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Improving the diagnosis of infection: A prospective study clarifies the role of an innovative metagenomic tool

Scientists studied the role of global genetic characterization of samples (or non-targeted metagenomics) using next-generation sequencing (mNGS) in diagnosing infections. The results of the study are published in the journal Lancet Microbe.

The identification of microorganisms involved in infection is a major challenge in ensuring that patients receive optimal treatment. Recent epidemics have shown the importance of a tool capable of detecting new or unexpected pathogens and those with rapidly evolving genomes.

Currently, the search for infectious agents is mostly ‘targeted’ and requires prior knowledge of the possible causes of infection. In many cases, prozac addiction symptoms however, no microorganism is identified by first-line testing, and the cause of the infection remains unknown, leading to suboptimal treatment.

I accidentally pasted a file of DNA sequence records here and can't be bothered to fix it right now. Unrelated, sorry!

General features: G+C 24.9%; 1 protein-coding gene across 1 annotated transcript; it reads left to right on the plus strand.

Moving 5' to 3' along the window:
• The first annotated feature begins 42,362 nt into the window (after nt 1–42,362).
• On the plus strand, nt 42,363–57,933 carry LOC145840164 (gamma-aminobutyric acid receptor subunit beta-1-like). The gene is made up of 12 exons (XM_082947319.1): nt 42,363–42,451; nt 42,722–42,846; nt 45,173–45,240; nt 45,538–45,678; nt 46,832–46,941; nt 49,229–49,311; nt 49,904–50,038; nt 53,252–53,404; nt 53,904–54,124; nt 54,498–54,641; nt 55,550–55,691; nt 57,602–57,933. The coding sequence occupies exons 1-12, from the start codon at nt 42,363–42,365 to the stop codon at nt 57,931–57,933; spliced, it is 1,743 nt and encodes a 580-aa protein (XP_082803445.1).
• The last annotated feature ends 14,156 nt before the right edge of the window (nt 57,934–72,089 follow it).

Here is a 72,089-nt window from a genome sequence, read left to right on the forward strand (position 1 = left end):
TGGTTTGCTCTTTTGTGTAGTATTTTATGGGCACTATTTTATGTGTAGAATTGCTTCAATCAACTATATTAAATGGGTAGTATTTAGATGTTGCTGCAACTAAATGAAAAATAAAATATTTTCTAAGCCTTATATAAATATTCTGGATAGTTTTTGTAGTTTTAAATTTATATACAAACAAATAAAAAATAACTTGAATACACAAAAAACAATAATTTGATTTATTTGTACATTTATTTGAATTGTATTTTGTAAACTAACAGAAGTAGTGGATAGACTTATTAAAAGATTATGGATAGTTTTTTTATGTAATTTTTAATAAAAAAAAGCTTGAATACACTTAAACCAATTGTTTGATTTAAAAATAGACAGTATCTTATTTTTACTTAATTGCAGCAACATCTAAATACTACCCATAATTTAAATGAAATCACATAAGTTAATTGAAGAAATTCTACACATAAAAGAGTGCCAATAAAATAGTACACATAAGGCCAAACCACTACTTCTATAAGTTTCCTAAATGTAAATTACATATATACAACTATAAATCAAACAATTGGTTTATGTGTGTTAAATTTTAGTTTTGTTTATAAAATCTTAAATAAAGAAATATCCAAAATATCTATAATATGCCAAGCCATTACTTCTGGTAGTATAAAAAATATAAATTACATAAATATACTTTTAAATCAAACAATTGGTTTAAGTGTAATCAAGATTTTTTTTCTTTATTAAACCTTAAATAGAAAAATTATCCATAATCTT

Metagenomics using next-generation sequencing (mNGS) can identify a wide range of pathogens, including rare or novel microorganisms. This study aims to improve the use of this innovative microbial identification technique, which remains complex and costly for hospital laboratories as it requires cross-disciplinary skills ranging from specific sample preparation to bioinformatics analysis of a large number of sequences.

The hospital team drew on the technical and IT skills of the Institut Pasteur’s Pathogen Discovery Laboratory and worked to make mNGS available within the AP-HP and to practitioners in health care centers in mainland France and overseas.